Unlocking Film Heritage

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Unlocking Film Heritage
United Kingdom

Unlocking Film Heritage (UFH) was one of the biggest film digitisation projects ever undertaken and it encompassed the British Film Institute National Archive together with national and regional audiovisual archival institutions in United Kingdom. Between 2013-2017 around 10,000 titles, capturing 120 years of Great Britain on film, were digitised and made free-to-access in a variety of ways. Many archival clips can be watched for free online via BFI Player.[1]

Unlocking film heritage (UFH)

British Film Institute (BFI) feared that the UK’s audiovisual heritage was in danger of being stranded in the analogue domain and forever inaccessible to the people of Britain. So they made a five year plan - Film Forever: Supporting UK Film 2012-2017 in order to remedy this. The goal of the programme was to ensure that researchers, film-makers, outreach programmes and the general public easier can access the British intangible cultural heritage. In order to achieve this investments were done in preservation, digitisation and interpretation of audiovisual archival material. The content of the material spans from urban architecture to rural landscapes, from festivals to schools, from local people to famous visitors etc.

The UFH project was one of the largest and most complexed archive preservation projects undertaken in UK and it won the award for Best Archive Preservation Project at the FIAT/IFTA (International Federation of Television Archives) world conference in Warsaw 2016. A jury of international experts were impressed by the highly collaborative nature of the UFH project, where expertise and commercial service providers from all of UK nations and regions participated. They jury also praised the new technologies and processes invented and used, where the aim was not only to care for the archival collections but also to make them accessible to a digitally connected world.[2] [3]

Participants in the UFH project

East anglian film archive (EAFA)

This regional film archive was one of the first in UK, established in the 70s as a repository for the regions audiovisual heritage. More than 150 hours of archive film footage from EAFA was made made available during the UFH project. The content depicts Norfolk life and includes scenes from Cromer and Caister in the 1930s, a visit by George Formby to the region in 1949, actress Joyce Grenfell in King’s Lynn in 1961, the K Shoe factory workers protest of 1976 and the Singing Postman.[4]

Imperial war museums (IWM)

London's Screen Archives (LSA)

Media archive for central england (MACE)

National screen and sound archive of wales (NSSAW)

NSSAW holds a film collection of over 5 million feet of film that represents Welsh culture and life in Wales from the late 19th Century through to the 21st Century. Over 700 titles were made available free online during the UFH project. There are newsreels, advertisements, commercial and amateur films including: a phantom train ride through Conwy railway station (1898), an athletics and horse racing event at the Cardiff Stadium (1911), the Marquis of Anglesey’s children playing with their nannies (1922), David Lloyd George with his pet dogs (C.1929), Men Against Death (1933), a restoration of the first Welsh language feature film: Y Chwarelwr (The Quarryman) (1935), agricultural shows around Wales from the 1940s, majorettes at various carnivals in the Dulais Valley from the 1950s to 1970s, Tiger Bay and the Rainbow Club (1960), Tryweryn - The Story of a Valley (1969) and a Oscar winning documentary on Dylan Thomas (1962).[5] [6]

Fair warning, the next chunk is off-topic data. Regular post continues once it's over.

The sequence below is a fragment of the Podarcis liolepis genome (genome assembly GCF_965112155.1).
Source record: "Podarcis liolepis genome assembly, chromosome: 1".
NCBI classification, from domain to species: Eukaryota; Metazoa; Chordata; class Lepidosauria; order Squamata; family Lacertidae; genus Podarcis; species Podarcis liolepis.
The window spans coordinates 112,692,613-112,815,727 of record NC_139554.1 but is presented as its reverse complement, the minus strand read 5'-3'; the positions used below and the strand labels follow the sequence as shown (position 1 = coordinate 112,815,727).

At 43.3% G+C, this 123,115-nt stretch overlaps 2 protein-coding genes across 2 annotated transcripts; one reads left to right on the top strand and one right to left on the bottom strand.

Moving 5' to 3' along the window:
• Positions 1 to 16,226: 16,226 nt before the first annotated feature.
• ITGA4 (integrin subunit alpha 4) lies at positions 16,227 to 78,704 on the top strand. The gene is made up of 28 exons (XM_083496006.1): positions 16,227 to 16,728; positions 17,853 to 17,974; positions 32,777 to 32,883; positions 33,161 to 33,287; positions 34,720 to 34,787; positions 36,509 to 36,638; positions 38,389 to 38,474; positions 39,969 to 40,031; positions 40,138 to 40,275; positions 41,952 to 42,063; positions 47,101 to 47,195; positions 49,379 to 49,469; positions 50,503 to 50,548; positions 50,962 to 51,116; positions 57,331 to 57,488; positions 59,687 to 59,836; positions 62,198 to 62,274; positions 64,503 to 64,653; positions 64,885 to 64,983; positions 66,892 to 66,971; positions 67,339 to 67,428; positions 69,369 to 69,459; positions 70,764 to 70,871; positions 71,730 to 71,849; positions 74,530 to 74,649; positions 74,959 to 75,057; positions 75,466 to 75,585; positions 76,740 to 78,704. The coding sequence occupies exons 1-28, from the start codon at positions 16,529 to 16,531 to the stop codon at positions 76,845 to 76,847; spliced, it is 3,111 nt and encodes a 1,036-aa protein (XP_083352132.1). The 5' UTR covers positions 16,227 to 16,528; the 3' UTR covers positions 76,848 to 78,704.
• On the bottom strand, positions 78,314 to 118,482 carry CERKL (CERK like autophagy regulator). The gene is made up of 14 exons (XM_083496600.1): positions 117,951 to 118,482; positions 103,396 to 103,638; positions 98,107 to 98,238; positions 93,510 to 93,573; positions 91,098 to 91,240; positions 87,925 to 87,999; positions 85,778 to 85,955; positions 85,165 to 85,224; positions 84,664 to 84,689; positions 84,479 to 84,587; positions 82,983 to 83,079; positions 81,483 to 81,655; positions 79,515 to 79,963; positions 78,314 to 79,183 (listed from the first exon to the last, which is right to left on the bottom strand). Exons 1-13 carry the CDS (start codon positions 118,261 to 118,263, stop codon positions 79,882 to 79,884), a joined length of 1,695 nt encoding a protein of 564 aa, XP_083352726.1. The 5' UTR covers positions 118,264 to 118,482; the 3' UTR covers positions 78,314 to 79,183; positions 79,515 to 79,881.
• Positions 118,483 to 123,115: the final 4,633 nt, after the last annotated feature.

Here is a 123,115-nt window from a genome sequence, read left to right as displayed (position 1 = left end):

North East Film Archive (NEFA)

North west film archive (NWFA)

Northern ireland screen (NIS)

Northern Ireland Screen worked together a host of organisations including National Museums Northern Ireland, UTV, Tourism NI and the Irish Film Archive. About 200 pieces of cine film was digitised and preserved through the project.

Scotland's Moving Image Archive (SMIA)

Screen Archive South East (SASE)

SASE contributed with about 400 films and material is a mixture of publicity films, amateur films, local news films, films originally designed as public records, industrial films, advertisements, short fiction and animation.

South west film and television archive (SWFTA)

Wessex Film and Sound Archive (WFSA)

WFSA contributed with about 80 films and the material is a mixture of publicity films, amateur films, local news films, films originally designed as public records, industrial films, advertisements, short fiction and animation.[7]

Yorkshire Film Archive (YFA)

In the media


  1. "Beautifully preserved films, capturing over 100 years of local life on film". Digital Film Archive. Retrieved 2020-05-04.{{cite web}}: CS1 maint: url-status (link)
  2. "Unlocking Film Heritage wins top FIAT/IFTA award". British Film Institute (BFI). 2019-05-01. Retrieved 2020-03-29.{{cite web}}: CS1 maint: url-status (link)
  3. "FIAT/IFTA Previous Winners". FIAT/IFTA. Retrieved 2020-05-05.{{cite web}}: CS1 maint: url-status (link)
  4. David, Freezer (2011-11-24). "Images of Norfolk's past free to see in online UEA archive". Norwich Evening news. Retrieved 2020-05-06.{{cite web}}: CS1 maint: url-status (link)
  5. "National Library Wales (NLW) Film". National Library Wales. Retrieved 2020-05-04.{{cite web}}: CS1 maint: url-status (link)
  6. "Archive film of Wales digitised for Britain on Film project". BBC News. 2015-07-07. Retrieved 2020-03-29.{{cite web}}: CS1 maint: url-status (link)
  7. "BFI – Unlocking Film Heritage". Wessex Film and Sound Archive (WFSA). Retrieved 2020-05-06.{{cite web}}: CS1 maint: url-status (link)

External links

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